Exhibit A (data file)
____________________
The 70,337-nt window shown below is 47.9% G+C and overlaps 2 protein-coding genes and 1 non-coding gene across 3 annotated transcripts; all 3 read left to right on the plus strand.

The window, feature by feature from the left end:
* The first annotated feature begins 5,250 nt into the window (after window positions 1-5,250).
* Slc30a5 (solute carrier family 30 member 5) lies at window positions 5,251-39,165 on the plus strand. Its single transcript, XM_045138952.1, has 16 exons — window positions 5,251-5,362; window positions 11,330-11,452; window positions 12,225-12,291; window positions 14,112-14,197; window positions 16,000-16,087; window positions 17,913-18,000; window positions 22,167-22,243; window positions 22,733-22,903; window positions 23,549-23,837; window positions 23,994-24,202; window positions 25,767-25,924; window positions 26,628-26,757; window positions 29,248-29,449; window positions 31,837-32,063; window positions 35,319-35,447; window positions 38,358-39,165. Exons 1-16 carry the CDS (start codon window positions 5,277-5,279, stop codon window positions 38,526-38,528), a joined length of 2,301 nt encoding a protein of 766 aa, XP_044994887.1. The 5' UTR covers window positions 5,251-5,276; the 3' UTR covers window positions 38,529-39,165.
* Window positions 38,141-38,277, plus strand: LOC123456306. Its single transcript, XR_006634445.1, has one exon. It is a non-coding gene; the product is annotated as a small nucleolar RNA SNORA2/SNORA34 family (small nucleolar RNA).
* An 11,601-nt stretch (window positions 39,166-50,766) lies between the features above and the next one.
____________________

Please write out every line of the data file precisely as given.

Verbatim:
The 70,337-nt window shown below is 47.9% G+C and overlaps 2 protein-coding genes and 1 non-coding gene across 3 annotated transcripts; all 3 read left to right on the plus strand.

The window, feature by feature from the left end:
* The first annotated feature begins 5,250 nt into the window (after window positions 1-5,250).
* Slc30a5 (solute carrier family 30 member 5) lies at window positions 5,251-39,165 on the plus strand. Its single transcript, XM_045138952.1, has 16 exons — window positions 5,251-5,362; window positions 11,330-11,452; window positions 12,225-12,291; window positions 14,112-14,197; window positions 16,000-16,087; window positions 17,913-18,000; window positions 22,167-22,243; window positions 22,733-22,903; window positions 23,549-23,837; window positions 23,994-24,202; window positions 25,767-25,924; window positions 26,628-26,757; window positions 29,248-29,449; window positions 31,837-32,063; window positions 35,319-35,447; window positions 38,358-39,165. Exons 1-16 carry the CDS (start codon window positions 5,277-5,279, stop codon window positions 38,526-38,528), a joined length of 2,301 nt encoding a protein of 766 aa, XP_044994887.1. The 5' UTR covers window positions 5,251-5,276; the 3' UTR covers window positions 38,529-39,165.
* Window positions 38,141-38,277, plus strand: LOC123456306. Its single transcript, XR_006634445.1, has one exon. It is a non-coding gene; the product is annotated as a small nucleolar RNA SNORA2/SNORA34 family (small nucleolar RNA).
* An 11,601-nt stretch (window positions 39,166-50,766) lies between the features above and the next one.